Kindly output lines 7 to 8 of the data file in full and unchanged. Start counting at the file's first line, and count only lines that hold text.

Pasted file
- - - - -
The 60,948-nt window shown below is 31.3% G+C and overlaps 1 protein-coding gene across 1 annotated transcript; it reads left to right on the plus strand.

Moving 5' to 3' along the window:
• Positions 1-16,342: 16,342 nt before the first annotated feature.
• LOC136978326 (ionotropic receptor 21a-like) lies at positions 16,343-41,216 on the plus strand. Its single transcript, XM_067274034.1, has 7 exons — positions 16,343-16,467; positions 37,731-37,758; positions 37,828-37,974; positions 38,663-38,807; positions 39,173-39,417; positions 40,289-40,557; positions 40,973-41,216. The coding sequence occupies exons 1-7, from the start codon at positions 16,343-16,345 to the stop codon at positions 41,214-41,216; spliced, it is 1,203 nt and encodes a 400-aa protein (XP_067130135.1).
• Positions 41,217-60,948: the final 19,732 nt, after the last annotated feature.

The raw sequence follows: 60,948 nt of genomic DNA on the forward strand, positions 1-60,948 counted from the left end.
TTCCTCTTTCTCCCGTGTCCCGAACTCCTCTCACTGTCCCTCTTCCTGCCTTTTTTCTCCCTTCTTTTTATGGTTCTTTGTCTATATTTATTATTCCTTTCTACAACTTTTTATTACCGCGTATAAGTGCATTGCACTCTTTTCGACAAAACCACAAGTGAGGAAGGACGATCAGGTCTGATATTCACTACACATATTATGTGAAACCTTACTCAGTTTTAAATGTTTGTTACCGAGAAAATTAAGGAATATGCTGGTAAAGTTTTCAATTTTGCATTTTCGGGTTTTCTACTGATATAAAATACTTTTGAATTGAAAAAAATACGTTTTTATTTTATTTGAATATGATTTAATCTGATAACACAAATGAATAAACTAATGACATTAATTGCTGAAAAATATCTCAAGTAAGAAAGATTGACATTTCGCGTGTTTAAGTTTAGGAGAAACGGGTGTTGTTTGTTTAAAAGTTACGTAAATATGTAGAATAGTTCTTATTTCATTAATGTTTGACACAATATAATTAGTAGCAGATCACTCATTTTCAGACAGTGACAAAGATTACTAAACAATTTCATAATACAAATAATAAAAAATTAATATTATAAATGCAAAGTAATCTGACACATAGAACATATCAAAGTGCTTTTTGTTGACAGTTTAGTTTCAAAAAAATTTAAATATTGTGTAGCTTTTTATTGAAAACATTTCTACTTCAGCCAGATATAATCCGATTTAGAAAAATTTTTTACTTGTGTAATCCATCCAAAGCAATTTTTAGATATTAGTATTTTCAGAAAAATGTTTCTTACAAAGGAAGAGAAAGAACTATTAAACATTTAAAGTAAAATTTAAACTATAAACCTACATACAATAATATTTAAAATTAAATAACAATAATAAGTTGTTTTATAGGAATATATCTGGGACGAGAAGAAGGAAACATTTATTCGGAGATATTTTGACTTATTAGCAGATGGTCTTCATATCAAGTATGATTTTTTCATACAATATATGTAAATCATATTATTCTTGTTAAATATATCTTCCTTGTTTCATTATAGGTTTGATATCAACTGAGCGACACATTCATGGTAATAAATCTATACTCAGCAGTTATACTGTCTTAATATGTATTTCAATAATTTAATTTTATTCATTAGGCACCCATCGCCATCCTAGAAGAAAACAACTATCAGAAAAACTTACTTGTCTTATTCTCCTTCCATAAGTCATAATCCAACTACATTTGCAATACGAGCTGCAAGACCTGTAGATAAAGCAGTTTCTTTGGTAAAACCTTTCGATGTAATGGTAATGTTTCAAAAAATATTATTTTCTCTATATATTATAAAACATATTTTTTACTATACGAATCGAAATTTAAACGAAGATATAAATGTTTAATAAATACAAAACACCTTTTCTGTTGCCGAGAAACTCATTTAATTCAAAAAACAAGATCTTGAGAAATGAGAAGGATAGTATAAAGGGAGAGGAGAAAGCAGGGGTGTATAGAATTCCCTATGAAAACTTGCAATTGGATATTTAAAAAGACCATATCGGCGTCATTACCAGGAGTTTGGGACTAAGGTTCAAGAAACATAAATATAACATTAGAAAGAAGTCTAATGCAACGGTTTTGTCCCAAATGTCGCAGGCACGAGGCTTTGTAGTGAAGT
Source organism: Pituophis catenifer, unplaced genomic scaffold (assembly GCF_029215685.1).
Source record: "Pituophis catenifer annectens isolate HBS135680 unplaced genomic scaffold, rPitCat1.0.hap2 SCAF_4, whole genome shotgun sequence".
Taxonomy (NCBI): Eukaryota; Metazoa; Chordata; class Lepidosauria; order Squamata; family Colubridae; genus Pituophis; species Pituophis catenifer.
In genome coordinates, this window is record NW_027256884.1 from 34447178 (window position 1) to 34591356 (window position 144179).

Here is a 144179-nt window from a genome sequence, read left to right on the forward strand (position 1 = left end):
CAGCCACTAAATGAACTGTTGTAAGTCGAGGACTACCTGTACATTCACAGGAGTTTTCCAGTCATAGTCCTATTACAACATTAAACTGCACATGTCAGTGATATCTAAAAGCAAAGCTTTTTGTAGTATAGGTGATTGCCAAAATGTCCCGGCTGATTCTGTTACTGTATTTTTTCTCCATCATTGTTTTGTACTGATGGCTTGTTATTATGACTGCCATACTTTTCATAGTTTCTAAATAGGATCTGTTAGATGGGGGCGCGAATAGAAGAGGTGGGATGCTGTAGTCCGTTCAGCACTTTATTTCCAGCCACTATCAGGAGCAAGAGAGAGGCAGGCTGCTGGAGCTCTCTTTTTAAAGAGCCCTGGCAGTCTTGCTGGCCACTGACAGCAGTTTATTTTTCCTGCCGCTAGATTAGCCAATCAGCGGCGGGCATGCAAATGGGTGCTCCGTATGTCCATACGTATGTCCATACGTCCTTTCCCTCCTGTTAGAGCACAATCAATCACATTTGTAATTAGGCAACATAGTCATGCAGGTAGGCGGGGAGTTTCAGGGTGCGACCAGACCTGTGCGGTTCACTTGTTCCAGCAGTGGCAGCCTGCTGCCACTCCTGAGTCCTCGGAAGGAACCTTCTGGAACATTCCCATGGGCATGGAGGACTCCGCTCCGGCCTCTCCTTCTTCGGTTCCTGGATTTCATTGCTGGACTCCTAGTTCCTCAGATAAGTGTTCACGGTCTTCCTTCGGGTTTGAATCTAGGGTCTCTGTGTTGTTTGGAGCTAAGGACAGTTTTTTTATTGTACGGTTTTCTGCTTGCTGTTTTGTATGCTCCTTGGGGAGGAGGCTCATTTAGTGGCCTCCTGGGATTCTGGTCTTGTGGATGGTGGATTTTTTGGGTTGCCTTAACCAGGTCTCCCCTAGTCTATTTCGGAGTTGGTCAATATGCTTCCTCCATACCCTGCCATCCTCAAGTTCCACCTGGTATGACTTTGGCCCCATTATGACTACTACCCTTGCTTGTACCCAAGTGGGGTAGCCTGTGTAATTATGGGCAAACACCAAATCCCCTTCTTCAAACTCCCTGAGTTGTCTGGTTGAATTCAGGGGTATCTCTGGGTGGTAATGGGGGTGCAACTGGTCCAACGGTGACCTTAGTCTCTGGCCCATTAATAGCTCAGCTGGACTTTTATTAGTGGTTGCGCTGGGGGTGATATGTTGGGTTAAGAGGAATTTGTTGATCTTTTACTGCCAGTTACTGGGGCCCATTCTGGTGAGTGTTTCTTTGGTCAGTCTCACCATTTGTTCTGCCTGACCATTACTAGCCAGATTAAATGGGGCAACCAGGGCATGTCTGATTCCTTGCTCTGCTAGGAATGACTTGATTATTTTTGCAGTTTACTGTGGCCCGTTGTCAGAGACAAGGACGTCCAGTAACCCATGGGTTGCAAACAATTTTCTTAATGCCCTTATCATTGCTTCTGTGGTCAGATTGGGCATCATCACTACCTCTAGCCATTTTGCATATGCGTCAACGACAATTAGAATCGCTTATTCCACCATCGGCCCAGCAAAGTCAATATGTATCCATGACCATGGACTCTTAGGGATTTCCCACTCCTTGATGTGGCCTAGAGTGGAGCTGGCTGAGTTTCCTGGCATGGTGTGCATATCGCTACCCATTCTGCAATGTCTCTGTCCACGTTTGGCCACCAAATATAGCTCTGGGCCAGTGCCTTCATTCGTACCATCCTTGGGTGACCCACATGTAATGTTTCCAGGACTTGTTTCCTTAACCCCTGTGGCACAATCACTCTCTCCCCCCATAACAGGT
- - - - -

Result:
TTCCTCTTTCTCCCGTGTCCCGAACTCCTCTCACTGTCCCTCTTCCTGCCTTTTTTCTCCCTTCTTTTTATGGTTCTTTGTCTATATTTATTATTCCTTTCTACAACTTTTTATTACCGCGTATAAGTGCATTGCACTCTTTTCGACAAAACCACAAGTGAGGAAGGACGATCAGGTCTGATATTCACTACACATATTATGTGAAACCTTACTCAGTTTTAAATGTTTGTTACCGAGAAAATTAAGGAATATGCTGGTAAAGTTTTCAATTTTGCATTTTCGGGTTTTCTACTGATATAAAATACTTTTGAATTGAAAAAAATACGTTTTTATTTTATTTGAATATGATTTAATCTGATAACACAAATGAATAAACTAATGACATTAATTGCTGAAAAATATCTCAAGTAAGAAAGATTGACATTTCGCGTGTTTAAGTTTAGGAGAAACGGGTGTTGTTTGTTTAAAAGTTACGTAAATATGTAGAATAGTTCTTATTTCATTAATGTTTGACACAATATAATTAGTAGCAGATCACTCATTTTCAGACAGTGACAAAGATTACTAAACAATTTCATAATACAAATAATAAAAAATTAATATTATAAATGCAAAGTAATCTGACACATAGAACATATCAAAGTGCTTTTTGTTGACAGTTTAGTTTCAAAAAAATTTAAATATTGTGTAGCTTTTTATTGAAAACATTTCTACTTCAGCCAGATATAATCCGATTTAGAAAAATTTTTTACTTGTGTAATCCATCCAAAGCAATTTTTAGATATTAGTATTTTCAGAAAAATGTTTCTTACAAAGGAAGAGAAAGAACTATTAAACATTTAAAGTAAAATTTAAACTATAAACCTACATACAATAATATTTAAAATTAAATAACAATAATAAGTTGTTTTATAGGAATATATCTGGGACGAGAAGAAGGAAACATTTATTCGGAGATATTTTGACTTATTAGCAGATGGTCTTCATATCAAGTATGATTTTTTCATACAATATATGTAAATCATATTATTCTTGTTAAATATATCTTCCTTGTTTCATTATAGGTTTGATATCAACTGAGCGACACATTCATGGTAATAAATCTATACTCAGCAGTTATACTGTCTTAATATGTATTTCAATAATTTAATTTTATTCATTAGGCACCCATCGCCATCCTAGAAGAAAACAACTATCAGAAAAACTTACTTGTCTTATTCTCCTTCCATAAGTCATAATCCAACTACATTTGCAATACGAGCTGCAAGACCTGTAGATAAAGCAGTTTCTTTGGTAAAACCTTTCGATGTAATGGTAATGTTTCAAAAAATATTATTTTCTCTATATATTATAAAACATATTTTTTACTATACGAATCGAAATTTAAACGAAGATATAAATGTTTAATAAATACAAAACACCTTTTCTGTTGCCGAGAAACTCATTTAATTCAAAAAACAAGATCTTGAGAAATGAGAAGGATAGTATAAAGGGAGAGGAGAAAGCAGGGGTGTATAGAATTCCCTATGAAAACTTGCAATTGGATATTTAAAAAGACCATATCGGCGTCATTACCAGGAGTTTGGGACTAAGGTTCAAGAAACATAAATATAACATTAGAAAGAAGTCTAATGCAACGGTTTTGTCCCAAATGTCGCAGGCACGAGGCTTTGTAGTGAAGT
Source organism: Pituophis catenifer, unplaced genomic scaffold (assembly GCF_029215685.1).